Vesper Technologies, a high-tech microphone startup trying to ride the wave of voice-controlled devices, has summoned a $23 million investment from a group of well-known tech companies, venture capitalists, and an insurance firm.
The Series B funding round was led by American Family Ventures, the venture arm of Madison, WI-based American Family Insurance. Other investors in the round included Amazon’s Alexa Fund; Baidu, the Chinese tech giant; Bose Ventures, the venture arm of headphone and speaker maker Bose; microphone maker Shure; machine interface company Synaptics; and Boston-area investment firms Accomplice and Hyperplane Venture Capital. Boston-based Vesper says it has raised $40 million in funding to date.
Vesper’s backers are betting its microphones will become a popular choice for device makers, as the number of Internet-connected, voice-enabled products grows.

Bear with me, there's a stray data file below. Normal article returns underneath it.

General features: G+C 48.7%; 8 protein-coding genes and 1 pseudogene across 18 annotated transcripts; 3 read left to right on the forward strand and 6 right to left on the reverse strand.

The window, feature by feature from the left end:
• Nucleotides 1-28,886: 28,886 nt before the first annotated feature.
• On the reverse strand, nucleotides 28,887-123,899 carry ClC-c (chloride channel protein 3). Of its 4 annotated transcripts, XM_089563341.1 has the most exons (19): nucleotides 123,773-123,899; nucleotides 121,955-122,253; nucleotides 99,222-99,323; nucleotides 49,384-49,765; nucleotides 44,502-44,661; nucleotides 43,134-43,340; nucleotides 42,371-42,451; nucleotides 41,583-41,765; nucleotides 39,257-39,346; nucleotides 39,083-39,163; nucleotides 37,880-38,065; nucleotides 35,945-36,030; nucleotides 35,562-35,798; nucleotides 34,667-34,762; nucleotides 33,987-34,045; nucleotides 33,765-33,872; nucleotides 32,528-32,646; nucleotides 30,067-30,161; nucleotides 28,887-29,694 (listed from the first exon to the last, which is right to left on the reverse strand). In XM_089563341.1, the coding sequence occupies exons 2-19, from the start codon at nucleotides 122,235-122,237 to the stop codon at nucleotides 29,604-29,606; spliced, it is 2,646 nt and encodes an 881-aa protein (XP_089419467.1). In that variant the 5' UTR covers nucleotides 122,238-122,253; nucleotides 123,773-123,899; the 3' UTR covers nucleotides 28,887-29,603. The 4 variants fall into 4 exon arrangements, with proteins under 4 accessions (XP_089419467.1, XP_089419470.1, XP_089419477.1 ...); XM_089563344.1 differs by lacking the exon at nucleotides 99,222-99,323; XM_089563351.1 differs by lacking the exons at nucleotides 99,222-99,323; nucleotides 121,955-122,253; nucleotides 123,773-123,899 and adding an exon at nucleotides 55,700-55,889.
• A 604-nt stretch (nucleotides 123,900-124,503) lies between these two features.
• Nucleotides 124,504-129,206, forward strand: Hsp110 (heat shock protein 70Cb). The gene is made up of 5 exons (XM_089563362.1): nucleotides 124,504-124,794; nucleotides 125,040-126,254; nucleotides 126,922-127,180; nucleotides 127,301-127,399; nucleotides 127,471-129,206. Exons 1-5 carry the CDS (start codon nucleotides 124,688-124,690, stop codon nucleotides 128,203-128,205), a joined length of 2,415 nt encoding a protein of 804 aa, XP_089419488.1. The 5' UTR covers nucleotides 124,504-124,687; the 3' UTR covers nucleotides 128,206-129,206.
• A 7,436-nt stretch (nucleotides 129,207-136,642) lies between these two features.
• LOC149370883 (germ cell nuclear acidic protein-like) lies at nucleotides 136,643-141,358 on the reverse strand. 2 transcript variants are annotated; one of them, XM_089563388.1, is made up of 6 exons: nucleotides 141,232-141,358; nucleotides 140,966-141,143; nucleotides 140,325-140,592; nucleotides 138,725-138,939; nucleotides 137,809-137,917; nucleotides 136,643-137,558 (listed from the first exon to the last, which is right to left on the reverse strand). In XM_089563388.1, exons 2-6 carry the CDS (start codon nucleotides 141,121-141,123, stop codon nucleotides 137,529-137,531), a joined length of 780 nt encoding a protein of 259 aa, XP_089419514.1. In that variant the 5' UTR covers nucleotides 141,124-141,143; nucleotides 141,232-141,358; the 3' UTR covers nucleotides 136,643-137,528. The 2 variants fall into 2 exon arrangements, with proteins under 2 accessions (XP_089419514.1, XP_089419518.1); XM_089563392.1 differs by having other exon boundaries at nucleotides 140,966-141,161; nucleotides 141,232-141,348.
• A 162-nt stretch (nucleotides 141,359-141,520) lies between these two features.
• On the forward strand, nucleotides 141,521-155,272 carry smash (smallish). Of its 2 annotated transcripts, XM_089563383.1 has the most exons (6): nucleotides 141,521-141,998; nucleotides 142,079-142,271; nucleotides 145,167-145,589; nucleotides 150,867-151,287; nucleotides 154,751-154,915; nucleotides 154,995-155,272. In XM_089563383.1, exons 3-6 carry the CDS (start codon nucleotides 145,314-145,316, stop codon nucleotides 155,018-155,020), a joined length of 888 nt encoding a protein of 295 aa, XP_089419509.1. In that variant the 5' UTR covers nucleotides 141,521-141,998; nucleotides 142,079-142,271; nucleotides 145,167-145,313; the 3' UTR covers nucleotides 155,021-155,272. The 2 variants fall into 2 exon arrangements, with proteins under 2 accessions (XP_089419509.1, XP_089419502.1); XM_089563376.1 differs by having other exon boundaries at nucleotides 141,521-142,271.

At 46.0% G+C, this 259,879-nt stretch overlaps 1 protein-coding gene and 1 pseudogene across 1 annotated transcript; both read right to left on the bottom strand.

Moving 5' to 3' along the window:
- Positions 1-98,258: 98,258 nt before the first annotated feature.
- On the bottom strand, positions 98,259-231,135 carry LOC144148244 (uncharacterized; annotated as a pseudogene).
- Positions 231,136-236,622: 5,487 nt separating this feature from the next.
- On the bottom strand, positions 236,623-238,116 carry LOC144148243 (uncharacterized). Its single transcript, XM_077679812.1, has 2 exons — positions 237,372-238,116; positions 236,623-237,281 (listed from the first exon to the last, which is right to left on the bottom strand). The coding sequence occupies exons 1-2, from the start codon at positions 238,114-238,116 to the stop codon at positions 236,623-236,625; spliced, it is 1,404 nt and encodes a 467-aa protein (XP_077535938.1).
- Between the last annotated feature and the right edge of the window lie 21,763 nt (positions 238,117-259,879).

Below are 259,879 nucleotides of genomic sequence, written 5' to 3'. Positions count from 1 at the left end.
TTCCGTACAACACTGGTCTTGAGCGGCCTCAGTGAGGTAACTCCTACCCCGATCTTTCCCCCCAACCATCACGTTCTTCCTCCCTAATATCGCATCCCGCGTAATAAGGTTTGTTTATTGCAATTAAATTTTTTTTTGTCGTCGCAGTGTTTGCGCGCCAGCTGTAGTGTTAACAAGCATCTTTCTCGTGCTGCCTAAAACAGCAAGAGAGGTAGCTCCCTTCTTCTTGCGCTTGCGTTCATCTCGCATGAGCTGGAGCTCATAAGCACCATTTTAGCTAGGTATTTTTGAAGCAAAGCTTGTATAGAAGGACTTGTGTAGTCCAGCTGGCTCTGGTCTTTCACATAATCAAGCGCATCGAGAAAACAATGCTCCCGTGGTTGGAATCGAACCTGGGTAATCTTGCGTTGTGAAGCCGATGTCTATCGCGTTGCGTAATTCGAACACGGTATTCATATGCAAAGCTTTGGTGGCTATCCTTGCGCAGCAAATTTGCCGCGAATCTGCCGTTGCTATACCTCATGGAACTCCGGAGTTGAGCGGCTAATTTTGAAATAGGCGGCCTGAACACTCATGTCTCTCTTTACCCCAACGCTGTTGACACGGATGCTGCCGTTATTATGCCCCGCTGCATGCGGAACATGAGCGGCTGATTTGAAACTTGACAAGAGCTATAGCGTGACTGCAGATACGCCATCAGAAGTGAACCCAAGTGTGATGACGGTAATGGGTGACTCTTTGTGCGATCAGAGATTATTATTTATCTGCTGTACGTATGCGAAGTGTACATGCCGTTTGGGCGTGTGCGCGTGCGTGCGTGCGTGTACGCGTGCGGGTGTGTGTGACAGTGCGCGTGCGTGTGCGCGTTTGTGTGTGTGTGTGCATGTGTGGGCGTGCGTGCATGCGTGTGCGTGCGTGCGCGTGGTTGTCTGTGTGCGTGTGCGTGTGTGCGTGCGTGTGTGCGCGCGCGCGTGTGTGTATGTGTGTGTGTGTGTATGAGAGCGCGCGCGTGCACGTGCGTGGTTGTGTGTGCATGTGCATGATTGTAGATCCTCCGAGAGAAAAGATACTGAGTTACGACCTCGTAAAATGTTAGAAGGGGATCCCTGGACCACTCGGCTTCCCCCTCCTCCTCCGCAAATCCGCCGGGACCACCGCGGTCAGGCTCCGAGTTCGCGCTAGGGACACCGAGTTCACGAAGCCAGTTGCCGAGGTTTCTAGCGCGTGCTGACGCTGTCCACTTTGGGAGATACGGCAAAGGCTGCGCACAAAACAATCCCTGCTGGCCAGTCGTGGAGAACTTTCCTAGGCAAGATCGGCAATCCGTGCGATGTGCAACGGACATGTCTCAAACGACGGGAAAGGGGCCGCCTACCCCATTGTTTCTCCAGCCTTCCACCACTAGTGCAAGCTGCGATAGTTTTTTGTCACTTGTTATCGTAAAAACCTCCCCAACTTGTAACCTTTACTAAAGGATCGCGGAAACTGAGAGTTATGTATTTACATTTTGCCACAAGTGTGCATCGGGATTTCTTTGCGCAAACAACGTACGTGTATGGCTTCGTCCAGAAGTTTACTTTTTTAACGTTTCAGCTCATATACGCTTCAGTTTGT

“One of the biggest trends is the prevalence of voice interfaces,” says Vesper CEO Matt Crowley. “We offer a couple of specific, unique values for new generations of voice interfaces.”
One is that Vesper’s microphones can withstand a lot of abuse. The tiny silicon wafers—a fraction of the size of a dime (see top photo)—don’t have a place where unwanted particles might get stuck. Vesper has poured dust on its microphones, dunked them in the ocean, and dropped them onto hard surfaces, and they continue to work, the company has said.
The other selling point is Vesper says it has developed microphones that can extend device battery life by months or years because the microphone converts energy from sound waves into electrical energy, meaning the gadget can always be listening but require almost no electricity to do so. Click here to read more about eight-year-old Vesper’s technology, which uses what’s called piezoelectric micro-electro-mechanical systems (MEMS). The tech is based on research conducted at the University of Michigan by Vesper co-founders Bobby Littrell, the company’s chief technology officer, who earned a PhD in mechanical engineering at the university; and Karl Grosh, a U-M professor of bioengineering and mechanical engineering, and Vesper’s chief science officer.